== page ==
Notes From Julie
Are you raising a foal or young horse? Make sure you’re setting up a good relationship with respect from the start. To start your young relationship off on the right path, you’ll need to consider how a young horse thinks and envision how you want your horse to act later in life. All that training starts now. Your expectations must be clear and you must set about systematically to teach the horse what you think of as “good” behavior. In his young world, good behavior includes kicking, biting and running hell-bent for leather in any direction he pleases. That’s not how you want your young horse to act, so start teaching the new rules soon.
Horses know how to act like horses; that’s it. If we want them to act in certain non-horsey ways when we handle them, they have to be taught the proper response. We call that horse training. However, in the horse’s herd, he learns in the first days of life to recognize dominant horses and dominant behavior. He learns to respect authority and respect the space of others. He has trouble with the latter, even in the herd, so he gets spanked regularly (by kind but firm “aunties”). Because of this, young horses can be easily taught to respect your space and follow the rules. They can also be easily taught the opposite if mishandled.
I am not a big fan of over-handling baby horses—I’ve seen too many foals become insensitive spoiled monsters with many bad habits that must be “un-trained.” And I’ve seen how easily and quickly you can train 2 or 3 year olds that have never been handled; who have no preconceived notions about people. But, if you are going to handle young horses, there are basic manners and expectations of behavior that they should learn early on.
Spatial issues are huge with horses of any age. Just because the foal is young and cute, doesn’t mean he can’t run you down or kick your teeth out. Often, when inexperienced people are raising foals, big mistakes are made early on and the behaviors are well-engrained in the horse, long before the person has an appreciation for the scope of problem. Foals love to be rubbed and scratched and will quickly learn to lean and push on you to get your attention. Next thing you know, you have a horse that pushes you around and has learned to lean into pressure instead of move away from it. Those are bad traits when you’re riding a horse.
Because young horses are very oral by nature—constantly exploring their environment with their nose, lips and tongue—biting can be a big problem when handling youngsters. There’s a progressive set of behaviors in horses in which lipping behavior (when the horse puts his lips on you and nuzzles) leads to nipping (a small quick pinch with the teeth) leads to biting (the most aggressive and deadly behavior of horses). These are all progressive signs of dominance leading to aggression. If the lipping behavior goes unchecked, the horse begins to nip and if the nipping goes unchecked, he begins to bite. As the horse goes through this progressive behavior, he is simply testing his boundaries. Just as with human toddlers that may test out biting, this behavior should be “nipped in the bud,” as early as possible in the progression.
It has been my experience that people bring these behaviors on themselves by allowing horses to be in their space and by nuzzling, smooching and playing with the horse’s muzzle all the time. In the herd setting, there is a “linear hierarchy” which means that each and every individual of the herd is either dominant over or subordinate to each and every other individual. This means that between you and your horse, one of you’ll be the dominant leader and one of you’ll be the subordinate follower in your “herd of two.” It’s best to set this pattern early on in the relationship you are developing with your young horse.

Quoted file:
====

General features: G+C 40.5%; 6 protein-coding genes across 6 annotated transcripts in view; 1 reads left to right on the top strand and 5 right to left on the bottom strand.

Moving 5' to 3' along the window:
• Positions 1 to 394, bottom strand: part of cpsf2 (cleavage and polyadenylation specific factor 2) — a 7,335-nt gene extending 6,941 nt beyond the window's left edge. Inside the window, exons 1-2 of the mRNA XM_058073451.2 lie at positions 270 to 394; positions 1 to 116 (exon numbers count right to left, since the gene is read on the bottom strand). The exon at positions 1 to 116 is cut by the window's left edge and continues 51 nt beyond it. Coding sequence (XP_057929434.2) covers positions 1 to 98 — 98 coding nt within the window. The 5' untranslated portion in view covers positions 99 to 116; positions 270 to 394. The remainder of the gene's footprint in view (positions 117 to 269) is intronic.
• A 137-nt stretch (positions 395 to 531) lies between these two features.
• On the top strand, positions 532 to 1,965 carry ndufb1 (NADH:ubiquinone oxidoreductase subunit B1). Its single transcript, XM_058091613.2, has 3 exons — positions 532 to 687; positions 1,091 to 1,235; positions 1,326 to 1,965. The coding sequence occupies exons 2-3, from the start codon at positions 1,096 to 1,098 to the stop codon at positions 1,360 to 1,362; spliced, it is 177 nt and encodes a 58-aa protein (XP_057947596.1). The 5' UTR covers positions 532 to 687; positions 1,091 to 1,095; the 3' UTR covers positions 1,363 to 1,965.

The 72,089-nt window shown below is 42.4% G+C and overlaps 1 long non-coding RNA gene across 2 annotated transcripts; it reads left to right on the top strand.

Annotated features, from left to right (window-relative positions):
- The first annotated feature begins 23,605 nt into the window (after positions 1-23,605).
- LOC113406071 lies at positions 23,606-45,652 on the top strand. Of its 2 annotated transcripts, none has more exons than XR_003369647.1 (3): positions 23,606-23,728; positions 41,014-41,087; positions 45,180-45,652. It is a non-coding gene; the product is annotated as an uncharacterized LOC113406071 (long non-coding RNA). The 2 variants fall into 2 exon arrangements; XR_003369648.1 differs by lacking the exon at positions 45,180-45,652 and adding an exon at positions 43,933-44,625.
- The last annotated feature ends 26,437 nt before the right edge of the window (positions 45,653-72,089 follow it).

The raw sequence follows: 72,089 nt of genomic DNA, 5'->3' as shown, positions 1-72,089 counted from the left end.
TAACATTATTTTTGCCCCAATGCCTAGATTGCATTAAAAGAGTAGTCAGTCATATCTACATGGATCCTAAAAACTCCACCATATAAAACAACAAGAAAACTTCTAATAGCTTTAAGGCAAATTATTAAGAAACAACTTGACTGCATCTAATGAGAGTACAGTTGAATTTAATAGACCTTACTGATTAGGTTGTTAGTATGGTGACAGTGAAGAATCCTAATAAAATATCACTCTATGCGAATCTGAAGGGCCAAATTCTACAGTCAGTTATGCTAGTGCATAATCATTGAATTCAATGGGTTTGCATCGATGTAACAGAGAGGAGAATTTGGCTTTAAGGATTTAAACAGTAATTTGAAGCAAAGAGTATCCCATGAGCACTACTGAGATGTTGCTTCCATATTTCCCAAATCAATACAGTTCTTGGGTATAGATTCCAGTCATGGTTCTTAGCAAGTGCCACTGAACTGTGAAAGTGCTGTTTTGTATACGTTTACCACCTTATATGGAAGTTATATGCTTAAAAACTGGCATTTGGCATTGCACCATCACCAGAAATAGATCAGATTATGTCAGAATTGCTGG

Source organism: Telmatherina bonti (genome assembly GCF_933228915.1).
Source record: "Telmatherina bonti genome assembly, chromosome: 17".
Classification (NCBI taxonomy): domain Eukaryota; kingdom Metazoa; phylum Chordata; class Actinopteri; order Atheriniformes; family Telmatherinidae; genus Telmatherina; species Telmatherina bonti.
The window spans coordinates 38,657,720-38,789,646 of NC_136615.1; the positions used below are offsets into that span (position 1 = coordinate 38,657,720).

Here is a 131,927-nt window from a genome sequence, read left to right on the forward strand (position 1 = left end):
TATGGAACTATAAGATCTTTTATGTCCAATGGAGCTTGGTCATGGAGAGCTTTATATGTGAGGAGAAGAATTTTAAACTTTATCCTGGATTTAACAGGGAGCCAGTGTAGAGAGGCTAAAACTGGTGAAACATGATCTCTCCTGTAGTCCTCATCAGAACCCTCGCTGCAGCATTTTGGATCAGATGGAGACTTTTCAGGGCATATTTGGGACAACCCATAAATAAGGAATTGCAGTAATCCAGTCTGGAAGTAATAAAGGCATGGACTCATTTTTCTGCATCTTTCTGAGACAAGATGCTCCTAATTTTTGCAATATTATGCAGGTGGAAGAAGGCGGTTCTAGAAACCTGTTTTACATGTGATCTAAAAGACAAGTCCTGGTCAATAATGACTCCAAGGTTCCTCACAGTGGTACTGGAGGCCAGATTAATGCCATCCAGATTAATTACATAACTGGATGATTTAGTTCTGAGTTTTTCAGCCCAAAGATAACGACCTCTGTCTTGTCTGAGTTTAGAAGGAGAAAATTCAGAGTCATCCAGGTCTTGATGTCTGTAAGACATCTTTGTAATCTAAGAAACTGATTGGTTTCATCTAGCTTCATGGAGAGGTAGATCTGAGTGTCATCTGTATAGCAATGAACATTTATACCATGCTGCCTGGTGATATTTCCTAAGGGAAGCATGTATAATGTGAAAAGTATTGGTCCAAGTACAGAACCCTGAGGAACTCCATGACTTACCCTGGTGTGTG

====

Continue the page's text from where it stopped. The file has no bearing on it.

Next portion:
If you establish basic rules of behavior (respect my space at all times, follow my lead, stop when I stop and stand still when I ask) and you correct him 100% of the time he makes an infraction, he will learn these important ground manners quickly. Also, any time any part of his body moves toward you, vigorously back him out of your space, so he learns where your space begins and ends. This will help him to learn to keep a respectful and safe distance from you and to be respectful of your space.
If you are raising a young horse or even retraining an older horse that missed out on learning good manners, it’s important to know what your expectations of his behavior are so that you can set clear rules and boundaries. If you’re not certain what your expectations should be, get some help. You only have one chance to make a good first impression on your horse.
Doing it right from the beginning may be critical in your horse’s success later in life. You have to be the leader and the enforcer and not coddle, cuddle or condone. When he is a teenager with 800 pounds of exuberance, you’ll be glad you did.
Want more young-horse help? Check out the Raised with Manners DVD and training tools package at http://shopping.juliegoodnight.com.
Enjoy the ride, Julie Goodnight
Julie Goodnight takes on topics you want to know more about in her online training library—part of her ever-expanding Horse Master Academy (http://signin.juliegoodnight.com). For more thoughts from Julie, watch her Horse Master TV show each Monday night on RFD-TV (now at 2 and 10 pm ET on RFD-TV!) or catch the show online anytime at TV.JulieGoodnight.com and please subscribe to the free Youtube channel at http://youtube.com/juliegoodnight.
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